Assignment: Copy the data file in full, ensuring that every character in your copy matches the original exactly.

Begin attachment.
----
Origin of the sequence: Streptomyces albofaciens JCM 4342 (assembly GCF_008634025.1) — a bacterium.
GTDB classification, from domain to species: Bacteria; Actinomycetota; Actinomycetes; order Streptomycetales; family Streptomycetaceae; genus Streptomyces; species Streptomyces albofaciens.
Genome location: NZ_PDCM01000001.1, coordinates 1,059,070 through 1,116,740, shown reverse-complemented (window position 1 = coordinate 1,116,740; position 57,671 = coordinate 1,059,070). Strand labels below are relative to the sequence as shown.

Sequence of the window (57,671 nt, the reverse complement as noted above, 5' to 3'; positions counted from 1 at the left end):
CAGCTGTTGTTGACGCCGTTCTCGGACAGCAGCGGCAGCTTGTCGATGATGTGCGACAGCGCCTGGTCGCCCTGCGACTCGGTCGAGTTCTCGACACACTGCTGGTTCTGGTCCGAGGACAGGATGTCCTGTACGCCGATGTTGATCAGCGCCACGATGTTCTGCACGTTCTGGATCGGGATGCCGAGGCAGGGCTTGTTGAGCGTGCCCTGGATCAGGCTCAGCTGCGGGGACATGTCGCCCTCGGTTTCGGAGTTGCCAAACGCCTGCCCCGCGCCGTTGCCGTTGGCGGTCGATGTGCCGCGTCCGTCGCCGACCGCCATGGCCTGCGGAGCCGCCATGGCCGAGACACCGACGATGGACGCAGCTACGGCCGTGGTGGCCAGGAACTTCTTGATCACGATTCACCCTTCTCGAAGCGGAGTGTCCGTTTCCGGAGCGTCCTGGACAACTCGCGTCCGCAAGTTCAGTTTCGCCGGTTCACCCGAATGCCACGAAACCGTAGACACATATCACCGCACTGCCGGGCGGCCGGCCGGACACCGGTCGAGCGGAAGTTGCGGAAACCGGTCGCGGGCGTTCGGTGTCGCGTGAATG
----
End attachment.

Origin of the sequence: Streptomyces albofaciens JCM 4342 (assembly GCF_008634025.1) — a bacterium.
GTDB classification, from domain to species: Bacteria; Actinomycetota; Actinomycetes; order Streptomycetales; family Streptomycetaceae; genus Streptomyces; species Streptomyces albofaciens.
Genome location: NZ_PDCM01000001.1, coordinates 1,059,070 through 1,116,740, shown reverse-complemented (window position 1 = coordinate 1,116,740; position 57,671 = coordinate 1,059,070). Strand labels below are relative to the sequence as shown.

Sequence of the window (57,671 nt, the reverse complement as noted above, 5' to 3'; positions counted from 1 at the left end):
CAGCTGTTGTTGACGCCGTTCTCGGACAGCAGCGGCAGCTTGTCGATGATGTGCGACAGCGCCTGGTCGCCCTGCGACTCGGTCGAGTTCTCGACACACTGCTGGTTCTGGTCCGAGGACAGGATGTCCTGTACGCCGATGTTGATCAGCGCCACGATGTTCTGCACGTTCTGGATCGGGATGCCGAGGCAGGGCTTGTTGAGCGTGCCCTGGATCAGGCTCAGCTGCGGGGACATGTCGCCCTCGGTTTCGGAGTTGCCAAACGCCTGCCCCGCGCCGTTGCCGTTGGCGGTCGATGTGCCGCGTCCGTCGCCGACCGCCATGGCCTGCGGAGCCGCCATGGCCGAGACACCGACGATGGACGCAGCTACGGCCGTGGTGGCCAGGAACTTCTTGATCACGATTCACCCTTCTCGAAGCGGAGTGTCCGTTTCCGGAGCGTCCTGGACAACTCGCGTCCGCAAGTTCAGTTTCGCCGGTTCACCCGAATGCCACGAAACCGTAGACACATATCACCGCACTGCCGGGCGGCCGGCCGGACACCGGTCGAGCGGAAGTTGCGGAAACCGGTCGCGGGCGTTCGGTGTCGCGTGAATG